This Court has previously held that compliance with governmental and industrial standards does not preclude a trier of fact from finding certain conduct to be negligent. The holding in Marietta v. Cliff's Ridge, Inc., 385 Mich. 364, 369-370, 189 N.W.2d 208 (1971), cited with approval in Hill v. Husky Briquetting, Inc., 393 Mich. 136, 223 N.W.2d 290 (1974), remains as precedent. Also see Webster v. Symes, 109 Mich. 1, 66 N.W. 580 (1896).
As stated in Marietta, 385 Mich. at 369-70, 189 N.W.2d 208:
"The customary usage and practice of the industry is relevant evidence to be used in determining whether or not [the] standard [of reasonable care] has been met. Such usage cannot, however, be determinative of the standard."
Judge Learned Hand eloquently stated the rule when he wrote:
"Indeed, in most cases reasonable prudence is in fact common prudence; but strictly it is never its measure; a whole calling may have unduly lagged in the adoption of new and available devices. It never may set its own tests, however persuasive be its usages." The T.J. Hooper, 60 F.2d 737, 740 (CA2, 1932).
We note that our Legislature has recently enacted a statute which provides that industrial and governmental standards are admissible in products liability actions, M.C.L. § 600.2946; M.S.A. § 27A.2946. The statute does not provide that such standards are conclusive. The defendant, in arguing that plaintiff did not present a prima facie case, does not challenge the rule that compliance with governmental and industrial standards is admissible as evidence but is not conclusive as to whether the defendant was negligent or the product was defective. We reaffirm that position.
(emphasis added).2 The expert's evidence regarding the reasonableness of the alternative design should therefore have been admitted.
The question then becomes whether a directed verdict was proper. We are, of course, bound by Michigan law in determining the sufficiency of the evidence. Gold v. Nat'l Sav. Bank, 641 F.2d 430, 434 (6th Cir.), cert. denied, 454 U.S. 826, 102 S.Ct. 116, 70 L.Ed.2d 100 (1981); O'Neill v. Kiledjran, 511 F.2d 511, 514 (6th Cir.1975). In Michigan, the reviewing court must consider the evidence and all legitimate inferences to be drawn from the evidence in a light most favorable to the party opposing the directed verdict. Marietta v. Cliff's Ridge, Inc., 385 Mich. at 371, 189 N.W.2d at 210. "When a factual issue is raised, it must be decided by the jury, not a court." Id. at 372, 189 N.W.2d at 210. We find by considering the evidence which was admitted, and that which should have been admitted, that an issue of fact was created. Unlike Owens, evidence was available in the present case from which the jury could reasonably have considered the magnitude of the risk given the conventional design, and the utility and safety of using the proposed alternative design. Owens, supra, 414 Mich. at 429-32, 326 N.W.2d at 378-79.3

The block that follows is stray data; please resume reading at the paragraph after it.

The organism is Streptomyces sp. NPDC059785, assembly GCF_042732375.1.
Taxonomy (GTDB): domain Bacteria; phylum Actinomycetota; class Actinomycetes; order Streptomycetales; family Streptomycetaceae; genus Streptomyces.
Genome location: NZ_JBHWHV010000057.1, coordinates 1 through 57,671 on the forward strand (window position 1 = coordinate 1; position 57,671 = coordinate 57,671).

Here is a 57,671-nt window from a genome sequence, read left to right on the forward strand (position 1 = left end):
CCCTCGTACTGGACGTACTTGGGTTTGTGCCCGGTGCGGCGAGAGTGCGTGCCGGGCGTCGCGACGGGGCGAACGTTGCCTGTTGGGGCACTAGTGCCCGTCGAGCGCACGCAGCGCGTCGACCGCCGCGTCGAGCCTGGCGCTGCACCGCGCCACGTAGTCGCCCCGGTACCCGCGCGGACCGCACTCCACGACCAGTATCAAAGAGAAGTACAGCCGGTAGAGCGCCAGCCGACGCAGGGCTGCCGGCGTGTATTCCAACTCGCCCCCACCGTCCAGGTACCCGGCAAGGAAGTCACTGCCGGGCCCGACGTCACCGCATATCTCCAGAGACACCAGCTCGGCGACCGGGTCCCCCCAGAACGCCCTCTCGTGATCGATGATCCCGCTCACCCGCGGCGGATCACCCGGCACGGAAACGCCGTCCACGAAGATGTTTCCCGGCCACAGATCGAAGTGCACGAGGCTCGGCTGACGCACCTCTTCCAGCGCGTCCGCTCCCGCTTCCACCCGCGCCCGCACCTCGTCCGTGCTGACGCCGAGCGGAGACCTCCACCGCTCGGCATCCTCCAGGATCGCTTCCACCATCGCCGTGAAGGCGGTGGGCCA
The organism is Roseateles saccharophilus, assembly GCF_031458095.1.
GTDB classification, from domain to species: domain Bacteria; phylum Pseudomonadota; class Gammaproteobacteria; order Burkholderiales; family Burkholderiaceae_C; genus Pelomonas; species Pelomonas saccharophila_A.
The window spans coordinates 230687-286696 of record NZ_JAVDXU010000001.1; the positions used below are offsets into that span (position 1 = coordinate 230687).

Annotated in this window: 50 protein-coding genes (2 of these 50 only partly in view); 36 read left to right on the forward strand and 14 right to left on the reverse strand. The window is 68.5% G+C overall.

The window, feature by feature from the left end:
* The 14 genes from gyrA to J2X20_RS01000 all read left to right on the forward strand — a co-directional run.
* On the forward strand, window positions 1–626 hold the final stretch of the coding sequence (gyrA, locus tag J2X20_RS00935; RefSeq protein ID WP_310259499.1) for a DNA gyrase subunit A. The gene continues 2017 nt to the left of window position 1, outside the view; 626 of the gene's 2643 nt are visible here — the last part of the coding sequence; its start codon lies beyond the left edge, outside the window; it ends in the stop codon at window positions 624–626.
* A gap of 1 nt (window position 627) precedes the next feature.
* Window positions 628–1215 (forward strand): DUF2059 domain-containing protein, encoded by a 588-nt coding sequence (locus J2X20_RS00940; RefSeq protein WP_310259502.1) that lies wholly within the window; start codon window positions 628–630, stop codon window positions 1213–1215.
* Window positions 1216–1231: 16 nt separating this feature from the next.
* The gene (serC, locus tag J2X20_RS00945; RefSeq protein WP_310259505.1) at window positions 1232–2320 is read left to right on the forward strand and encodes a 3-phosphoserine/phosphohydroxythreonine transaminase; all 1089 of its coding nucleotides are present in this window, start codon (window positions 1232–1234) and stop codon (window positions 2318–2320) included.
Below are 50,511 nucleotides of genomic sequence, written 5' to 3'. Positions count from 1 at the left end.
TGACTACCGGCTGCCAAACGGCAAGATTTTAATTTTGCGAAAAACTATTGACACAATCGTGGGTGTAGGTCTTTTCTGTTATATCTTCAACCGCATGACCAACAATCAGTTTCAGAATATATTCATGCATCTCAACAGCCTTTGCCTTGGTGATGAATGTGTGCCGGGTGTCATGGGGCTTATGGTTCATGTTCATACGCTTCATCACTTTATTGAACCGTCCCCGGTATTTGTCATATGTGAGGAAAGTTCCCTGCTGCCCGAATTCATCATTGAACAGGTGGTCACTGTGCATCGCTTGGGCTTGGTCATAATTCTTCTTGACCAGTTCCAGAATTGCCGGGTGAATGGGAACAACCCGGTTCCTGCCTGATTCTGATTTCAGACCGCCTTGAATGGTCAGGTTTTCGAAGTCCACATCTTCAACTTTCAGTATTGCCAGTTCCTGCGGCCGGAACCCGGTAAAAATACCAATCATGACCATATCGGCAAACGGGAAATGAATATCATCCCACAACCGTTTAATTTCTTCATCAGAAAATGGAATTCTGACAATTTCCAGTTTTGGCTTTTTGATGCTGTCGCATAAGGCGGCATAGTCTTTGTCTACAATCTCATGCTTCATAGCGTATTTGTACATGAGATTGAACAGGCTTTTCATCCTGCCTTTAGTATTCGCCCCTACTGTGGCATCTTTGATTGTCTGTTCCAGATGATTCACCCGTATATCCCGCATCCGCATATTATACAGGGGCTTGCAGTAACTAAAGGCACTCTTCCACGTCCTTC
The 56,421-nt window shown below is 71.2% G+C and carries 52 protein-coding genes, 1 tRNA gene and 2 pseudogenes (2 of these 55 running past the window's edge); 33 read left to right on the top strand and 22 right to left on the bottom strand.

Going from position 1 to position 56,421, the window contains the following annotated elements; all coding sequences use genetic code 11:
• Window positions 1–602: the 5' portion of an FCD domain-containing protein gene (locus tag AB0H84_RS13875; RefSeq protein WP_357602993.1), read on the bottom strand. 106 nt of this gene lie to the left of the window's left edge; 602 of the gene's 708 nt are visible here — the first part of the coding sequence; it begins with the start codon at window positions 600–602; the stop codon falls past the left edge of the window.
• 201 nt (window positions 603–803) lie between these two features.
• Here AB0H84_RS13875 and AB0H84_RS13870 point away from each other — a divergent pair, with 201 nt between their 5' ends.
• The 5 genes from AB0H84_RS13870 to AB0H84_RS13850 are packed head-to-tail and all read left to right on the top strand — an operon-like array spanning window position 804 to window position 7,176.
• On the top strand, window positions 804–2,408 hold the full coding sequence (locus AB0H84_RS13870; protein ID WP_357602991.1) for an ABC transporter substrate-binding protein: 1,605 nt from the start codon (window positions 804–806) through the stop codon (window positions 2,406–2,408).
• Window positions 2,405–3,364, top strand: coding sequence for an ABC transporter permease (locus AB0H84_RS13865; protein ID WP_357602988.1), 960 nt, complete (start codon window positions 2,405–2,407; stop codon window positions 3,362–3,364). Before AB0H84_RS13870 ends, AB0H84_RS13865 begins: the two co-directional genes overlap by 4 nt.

We recognize that Gould and Caterpillar introduced evidence which, if believed, tended to show that explosion-proof caps were not without risks. While the jury may properly consider such countervailing evidence regarding the practicality of alternate designs, the reasonableness of protective or preventative measures remains an issue to be decided by the jury after considering all of the evidence. Elasser, supra, 81 Mich.App. at 385-86, 265 N.W.2d 339.
Accordingly, the judgment entered by the district court is reversed and the cause is remanded for further proceedings consistent with this opinion.
Hon. Robert Van Pelt, Senior United States District Judge for the District of Nebraska, sitting by designation
No appeal was taken regarding this theory of liability
After the Michigan Supreme Court released its decision in Owens, we requested supplemental briefing concerning its impact on the present case. The language cited above clearly contradicts Caterpillar's assertion that the Michigan Supreme Court disagreed only with the lower court's allocation of the burden of proof and not with its rationale. See also Owens v. Allis-Chalmers Corp., 414 Mich. 413, 428, 326 N.W.2d 372, 378 (1982) ("[W]e have determined that the Court of Appeals decision does not provide appropriate standards upon which to affirm the directed verdict ....")
The evidence presented by the Fosters as summarized in the statement of facts indicates that the present case is distinguishable from Warner v. Kewanee Mach., 411 F.2d 1060 (6th Cir.1969) and Gossett v. Chrysler Corp., 359 F.2d 84 (6th Cir.1966), both of which offered in evidence only the assertions of a single expert. Citing those cases, Gould and Caterpillar assert that they need not adopt the "ultimate" in safety and that our decision here creates such a rule as a matter of law. We agree that a manufacturer need not adopt the "ultimate" safety device. We further do not find as a matter of law that the proffered design must have been incorporated into the battery to avoid liability. We simply find that a jury issue is presented regarding whether the alternative design was reasonable, and that Owens refutes the notion that custom or governmental regulations are the sole measure of reasonableness. We also note that Gossett involved an interpretation of Ohio law and that Warner, although a Michigan case, relied on Gossett rather than on Michigan law. As there is now a definite Michigan precedent on this issue, Owens, supra, we are bound to follow it. See Erie R.R. Co. v. Tompkins, 304 U.S. 64, 58 S.Ct. 817, 82 L.Ed. 1188 (1938)